Saturday, November 19, 2016

Birthday, Confession and First Communion

Again my birthday has rolled around, my forty-second; I seem to recall that "42" was alleged in a sci-fi novel to be 'the answer' to life, the universe and everything, which raised the issue of what the question was in the first place! 

Today being Saturday, I had a nice sleep-in after a pleasant eve-of-birthday dinner with family at the local Chinese restaurant last night; then it was off to Confession at Apostles as is my weekly custom… I had hoped to be early enough to be first in line (I believe strongly in being as quick and to the point as possible when confessing), and arrived just before the priest at 10 am, but as it was I was fourth, and didn't get out of the box till twenty past. At least I had time to say Mattins and pray a little more whilst waiting.

Then I had to drive as fast as lawfully allowed to Glengarry, where (at the little country church of St Canice – "in-the-fields", as Fr Allan used to say) I was expected to sing at a special Missa cantata for the First Communion of the daughter of some friends of mine. I was also bringing the Mass booklets for the congregation, the music for the rest of the choir, the altar cards and the altar missal! 

Luckily, after I arrived, I found that Mass wasn't going to start strictly on time after all, so I could relax. However, I did have a near-miss: for when rushing to put the altar cards in place, I leaned the central card against the crucifix as usual, only to have the crucifix fall backwards against the stained-glass window behind the altar, somehow avoiding breaking it, but bending the crucifix (though Fr Suresh was able to bend it back into shape).

The Mass – of St Elizabeth of Hungary, with commemoration of Pope St Pontian – was beautiful: beforehand, we sang Veni Creator Spiritus; we psalm-toned the Propers, chanted the Messe Royale for the Ordinary, and during the Offertory sang Jesu dulcis memoria, after Communion, Ave verum, during the Last Gospel, the simple Salve, and for a recessional, Faber's devout hymn, "Jesus, my Lord, my God, my all". It was good to sing with the choir, since the 2nd M.C. had come up from Hobart, so I didn't have to serve as I usually do. Fr Suresh preached a special sermon about the Blessed Eucharist, especially for our first communicant. Afterward, in the adjoining church hall, we had a delightful celebration.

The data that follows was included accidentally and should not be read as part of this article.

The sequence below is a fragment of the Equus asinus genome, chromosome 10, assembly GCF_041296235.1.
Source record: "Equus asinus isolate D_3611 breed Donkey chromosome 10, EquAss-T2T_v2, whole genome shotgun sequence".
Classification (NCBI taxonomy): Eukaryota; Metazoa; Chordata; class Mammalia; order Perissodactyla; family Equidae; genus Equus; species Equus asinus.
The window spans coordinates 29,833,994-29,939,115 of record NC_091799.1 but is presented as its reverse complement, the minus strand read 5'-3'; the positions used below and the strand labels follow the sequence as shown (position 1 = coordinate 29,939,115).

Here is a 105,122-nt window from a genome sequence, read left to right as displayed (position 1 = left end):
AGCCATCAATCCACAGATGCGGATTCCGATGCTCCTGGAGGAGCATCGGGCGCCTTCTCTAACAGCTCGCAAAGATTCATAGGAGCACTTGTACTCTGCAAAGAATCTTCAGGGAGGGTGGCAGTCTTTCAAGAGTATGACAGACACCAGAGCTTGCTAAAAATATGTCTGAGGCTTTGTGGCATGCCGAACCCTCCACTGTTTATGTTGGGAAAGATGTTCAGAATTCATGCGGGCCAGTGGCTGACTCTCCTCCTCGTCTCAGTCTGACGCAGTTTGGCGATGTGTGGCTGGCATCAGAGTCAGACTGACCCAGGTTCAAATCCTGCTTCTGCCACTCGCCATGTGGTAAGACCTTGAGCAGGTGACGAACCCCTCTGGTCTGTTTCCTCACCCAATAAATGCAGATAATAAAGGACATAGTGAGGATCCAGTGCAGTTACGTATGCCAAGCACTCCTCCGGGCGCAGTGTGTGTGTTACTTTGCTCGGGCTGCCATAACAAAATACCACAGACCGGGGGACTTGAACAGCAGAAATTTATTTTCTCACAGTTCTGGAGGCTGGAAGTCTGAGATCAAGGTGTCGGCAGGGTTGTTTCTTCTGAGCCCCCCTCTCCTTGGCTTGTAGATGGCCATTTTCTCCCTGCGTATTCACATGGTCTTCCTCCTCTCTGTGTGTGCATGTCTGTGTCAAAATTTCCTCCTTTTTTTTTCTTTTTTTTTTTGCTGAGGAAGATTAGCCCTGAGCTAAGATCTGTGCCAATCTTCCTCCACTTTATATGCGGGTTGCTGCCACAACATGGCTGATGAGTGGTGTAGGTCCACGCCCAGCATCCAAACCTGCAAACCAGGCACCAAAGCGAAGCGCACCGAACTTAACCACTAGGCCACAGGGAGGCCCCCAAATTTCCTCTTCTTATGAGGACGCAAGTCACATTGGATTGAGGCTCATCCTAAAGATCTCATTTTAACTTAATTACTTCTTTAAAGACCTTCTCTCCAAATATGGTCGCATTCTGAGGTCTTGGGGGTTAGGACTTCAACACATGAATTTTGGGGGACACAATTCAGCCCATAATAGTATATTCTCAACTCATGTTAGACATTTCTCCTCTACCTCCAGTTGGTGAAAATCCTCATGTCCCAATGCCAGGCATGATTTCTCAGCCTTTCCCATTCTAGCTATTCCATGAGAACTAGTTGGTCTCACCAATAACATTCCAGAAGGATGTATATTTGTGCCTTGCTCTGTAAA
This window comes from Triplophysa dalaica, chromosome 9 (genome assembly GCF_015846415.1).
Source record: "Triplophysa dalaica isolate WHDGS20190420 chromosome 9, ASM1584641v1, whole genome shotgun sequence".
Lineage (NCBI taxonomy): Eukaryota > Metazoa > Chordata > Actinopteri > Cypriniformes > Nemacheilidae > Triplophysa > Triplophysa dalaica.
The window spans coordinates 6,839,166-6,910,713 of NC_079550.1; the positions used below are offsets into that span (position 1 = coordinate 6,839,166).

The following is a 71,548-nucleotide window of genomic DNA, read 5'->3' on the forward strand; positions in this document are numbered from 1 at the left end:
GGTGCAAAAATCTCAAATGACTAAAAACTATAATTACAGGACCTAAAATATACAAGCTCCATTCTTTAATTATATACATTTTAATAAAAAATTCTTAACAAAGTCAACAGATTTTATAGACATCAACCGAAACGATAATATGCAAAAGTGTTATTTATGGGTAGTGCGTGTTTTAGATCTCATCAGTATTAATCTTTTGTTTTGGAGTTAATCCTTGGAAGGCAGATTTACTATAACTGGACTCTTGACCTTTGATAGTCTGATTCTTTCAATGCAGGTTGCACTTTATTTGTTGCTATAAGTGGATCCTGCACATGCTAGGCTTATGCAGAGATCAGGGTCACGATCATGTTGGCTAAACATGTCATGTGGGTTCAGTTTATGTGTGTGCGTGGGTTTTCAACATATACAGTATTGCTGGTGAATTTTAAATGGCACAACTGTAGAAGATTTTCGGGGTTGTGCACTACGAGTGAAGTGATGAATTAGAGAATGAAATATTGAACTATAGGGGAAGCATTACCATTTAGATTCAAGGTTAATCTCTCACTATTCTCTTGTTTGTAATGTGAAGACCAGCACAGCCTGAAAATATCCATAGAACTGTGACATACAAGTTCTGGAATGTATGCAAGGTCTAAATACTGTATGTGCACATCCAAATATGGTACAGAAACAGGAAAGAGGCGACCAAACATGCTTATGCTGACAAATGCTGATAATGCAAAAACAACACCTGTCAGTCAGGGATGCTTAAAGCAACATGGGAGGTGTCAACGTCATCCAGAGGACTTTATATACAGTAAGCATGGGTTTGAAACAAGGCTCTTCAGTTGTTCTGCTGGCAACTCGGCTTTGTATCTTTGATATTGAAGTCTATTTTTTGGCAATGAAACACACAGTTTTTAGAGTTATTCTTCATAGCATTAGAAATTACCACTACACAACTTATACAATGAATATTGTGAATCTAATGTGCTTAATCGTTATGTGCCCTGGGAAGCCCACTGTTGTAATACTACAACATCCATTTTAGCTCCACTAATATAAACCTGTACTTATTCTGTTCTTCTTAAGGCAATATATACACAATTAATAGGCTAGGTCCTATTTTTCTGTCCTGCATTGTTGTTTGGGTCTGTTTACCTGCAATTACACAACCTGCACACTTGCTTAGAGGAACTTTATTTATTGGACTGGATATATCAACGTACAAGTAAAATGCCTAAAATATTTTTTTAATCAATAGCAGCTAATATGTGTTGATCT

Of your charity, please pray for Peter, the father of an old friend I met at the First Communion party: I was shocked to learn that he is very ill with cancer.

I drove home along some of the quiet country roads in the district, through patches of bushland interspersed with farmland. Family members had given me a bottle of gin for my birthday, so I had a G&T once I got back, to celebrate. Then, it was time for some gardening, before heading off to the parish Vigil Mass of Christ the King (I sang with the choir, and read the first reading). Somewhat oddly, I then had Mexican for tea. All in all, a happy birthday.

Saturday, November 5, 2016

Back from Christus Rex

Once again, I've walked as part of the Christus Rex Pilgrimage from Ballarat to Bendigo – this was my eighth. This year, the main trial was a plague of mosquitoes, particularly on the last day; I've never known mosquitoes like it. But of course the holy pilgrimage itself found its culmination and raison d'être in the solemn celebration of the traditional form of the Mass: a pre-pilgrimage Requiem High Mass on the Thursday evening at Ballarat Cathedral; the morning Votive High Mass of the Holy Cross, with commemoration of SS Simon and Jude, Apostles, early on the Friday morning; the beautiful midday Mass of Our Lady on Saturday; the afternoon Pontifical High Mass of Christ the King; and the Monday morning High Mass, this year of the Vigil of All Saints. In addition, as usual, I assisted my former parish priest, Fr Rowe, by serving his Low Mass on the Friday, Saturday and Sunday; this meant I missed a bit of each day's walk, which wasn't so bad! The camaraderie of the pilgrimage was itself a great blessing, as it affords me the chance to catch up with old friends I rarely see these days. I have already booked my accommodation for next year. ¡Viva Cristo Rey!